Sea Otter 20 Ten: Crank Brothers

This was my second year visiting the Sea Otter and just like last year the Otter delivered. What did the Otter deliver you say? Fun, sun, bikes, new products, sweet single track and great people. Crank Brothers has been a fixture in the bike world for some time now and I am a multiple user. I have come admire this company and the innovative products they produce. Like any company they have had their share of problems when trying to deliver a new product but what they always deliver is superior customer service, at least in my experience. I was looking forward to seeing in person some of the new products CB has developed and just like last year, there they were camped out in the middle of the Otter. Find below some of the new products from CB.

CB 29er front Wheel - 798 grams, 6061 Aluminum, 2.0 1.6 2.0 spokes

24 Total Spokes...

Cool Spoke Shot...

Cobalt 3 Low Rise with Iodine Stem

Cobalt Stem/Cobalt 11 Flat Bar

We Want Candy...

Cobalt 11 Seatpost, 157 Grams, Aluminum

Crank Brothers did not fail to impress this MTB’r. I really dig their design philosophy and really like the direction they are going in right now. From diggin a little deeper into the company I have discovered their design inspiration comes from co.s such as Apple, Bang & Olufsen, Knog, Salomon, Marc Newson and others. I dig it and maybe, just maybe, one day some of their new stuff will find it’s way on to my bike, but for now, it’s look but don’t touch.

Truvativ Holzfeller Stem Review

Let’s start this review of with some formalities. Truvativ did not pay me to write/publish this review.

Now that we have that out of the way, let’s get some history. I’m 32 years old, male (a sexy one), I ride XC, SS, and race Downhill. Out of the 3 mountain bikes that I ride consistently, 2 of them have short stubby stems like the Holzfeller. Why? It’s because I have short stubby arms. I don’t like leaning over too much, its tough on my stout frame and I don’t like the feeling that I am about to go over the bars.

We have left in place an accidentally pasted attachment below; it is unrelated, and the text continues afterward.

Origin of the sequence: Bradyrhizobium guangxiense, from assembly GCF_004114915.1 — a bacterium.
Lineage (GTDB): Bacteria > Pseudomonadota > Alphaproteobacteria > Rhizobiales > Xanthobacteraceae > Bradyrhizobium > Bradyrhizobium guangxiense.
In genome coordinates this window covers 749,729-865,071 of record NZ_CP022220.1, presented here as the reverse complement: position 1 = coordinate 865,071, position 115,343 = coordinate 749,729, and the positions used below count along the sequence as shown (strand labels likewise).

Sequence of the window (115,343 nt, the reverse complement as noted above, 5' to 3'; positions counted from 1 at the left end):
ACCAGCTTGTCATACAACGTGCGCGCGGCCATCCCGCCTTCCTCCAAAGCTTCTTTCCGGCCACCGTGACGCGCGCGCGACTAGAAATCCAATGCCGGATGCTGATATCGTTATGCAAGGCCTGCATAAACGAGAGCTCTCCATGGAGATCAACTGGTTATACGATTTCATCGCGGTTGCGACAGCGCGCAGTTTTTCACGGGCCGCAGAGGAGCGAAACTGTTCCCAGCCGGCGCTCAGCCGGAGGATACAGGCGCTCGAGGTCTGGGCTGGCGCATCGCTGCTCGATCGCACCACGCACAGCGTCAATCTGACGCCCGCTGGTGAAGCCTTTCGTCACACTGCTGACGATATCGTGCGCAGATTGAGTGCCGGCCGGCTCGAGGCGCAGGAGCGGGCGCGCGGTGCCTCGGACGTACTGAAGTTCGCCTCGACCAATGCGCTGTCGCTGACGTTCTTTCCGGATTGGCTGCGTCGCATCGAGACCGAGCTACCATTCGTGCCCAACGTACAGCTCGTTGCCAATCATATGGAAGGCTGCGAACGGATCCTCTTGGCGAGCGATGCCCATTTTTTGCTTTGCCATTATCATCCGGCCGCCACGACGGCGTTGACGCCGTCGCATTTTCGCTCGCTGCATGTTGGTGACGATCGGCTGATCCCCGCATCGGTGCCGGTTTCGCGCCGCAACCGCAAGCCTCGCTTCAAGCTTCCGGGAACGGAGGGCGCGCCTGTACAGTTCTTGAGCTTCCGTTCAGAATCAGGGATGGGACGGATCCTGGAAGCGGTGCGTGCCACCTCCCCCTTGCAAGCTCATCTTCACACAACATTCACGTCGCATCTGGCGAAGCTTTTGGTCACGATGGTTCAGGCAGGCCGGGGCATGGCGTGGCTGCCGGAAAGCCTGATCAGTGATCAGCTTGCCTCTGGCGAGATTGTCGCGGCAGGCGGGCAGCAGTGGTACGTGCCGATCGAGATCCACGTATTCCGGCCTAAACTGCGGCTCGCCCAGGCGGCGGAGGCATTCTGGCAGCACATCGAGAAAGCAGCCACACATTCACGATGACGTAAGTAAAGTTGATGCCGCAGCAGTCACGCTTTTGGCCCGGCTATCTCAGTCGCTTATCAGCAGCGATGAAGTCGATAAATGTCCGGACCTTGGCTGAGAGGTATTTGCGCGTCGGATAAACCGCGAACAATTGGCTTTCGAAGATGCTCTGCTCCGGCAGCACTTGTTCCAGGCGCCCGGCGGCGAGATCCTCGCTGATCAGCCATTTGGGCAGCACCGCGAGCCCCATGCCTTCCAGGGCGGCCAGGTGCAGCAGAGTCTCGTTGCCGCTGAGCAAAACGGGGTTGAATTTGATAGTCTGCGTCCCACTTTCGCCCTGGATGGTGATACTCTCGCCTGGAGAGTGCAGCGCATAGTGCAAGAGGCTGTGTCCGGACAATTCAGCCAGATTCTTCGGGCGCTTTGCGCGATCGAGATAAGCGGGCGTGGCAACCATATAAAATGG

truvativ holzfeller stem
The stem I tested was mounted on the KHS XCT 555 and mated with Truvativ Stylo 31.8 riser bar. I’ve ridden this bike, with the stem in various terrains and trails. The style of riding varied from XC, 4X and Downhill.

Item: TruVativ Holzfeller Stem


The TruVativ Holzfeller Stem is strong and durable stem that is constructed of forged AL-66 and is available in 40, 60 mm lengths.


* Forged AL-66 construction
* Weight: 209g (40mm)
* Bar Clamp Diameter: 31.8 mm
* Stem Length: 40mm & 60mm available
* Steerer Tube: 1-1/8″ Threadless

I went with a 60mm, though I would have preferred 40mm (but that’s all they had at the time). Not only does my body prefer shorter stems, but I find it easier to man handle the bike. It also helps me get further behind my saddle when riding through steep terrain.

Truvativ Hollzfeller in action

Upon receiving the stem, I mounted it on the KHS within the same day. After making sure I tightened all the bolts, I went out for a ride. The stem isn’t all that heavy, but I doubt any weight weenies will be buying this product anytime soon. However, with it’s stout, burly construction, you get a VERY strong and RELIABLE stem. Once I mounted the stem on the bike, I never had to mess with it ever again. In a sense I almost forgot that I had this thing on there. The bolts stayed tight, never did I labor to install any part of the product. In fact, the bolts come pregreased to assure it doesn’t seize up on you later on.

Getting behind the saddle on a technical section

This stem is great for getting the rider back behind the saddle when a technical area comes up. It’s also great for XC riding because you are riding in more of an upright position than you would with a traditional stem. This is great for my back and for longer rides. Here’s the best part about this stem, they’re fairly affordable. I found them online with prices that range from $35-$39.99.

So if you feel overly stretched out on your mountain bike, then get yourself a shorter stem, it may help out your aching back and can even help you tackle some of the more aggressive trails out there.

Sea Otter 2009: Manitou

Stopped by Manitou for a rundown on some of Manitou’s cool products. The first one that we asked about was Manitou’s very light carbon R7.

Make sure to click on the picture of the R7 for a shot of the carbon weave

We also got to see Manitou’s 10th Anniversary edition R7. This thing get’s custom graphics and the MILO lock out system.

R7 anniversary edition

Other leg’s graphics

MILO bar mounted lockout

Slow speed compression damper system has 7 dents to adjust the compression for external adjustability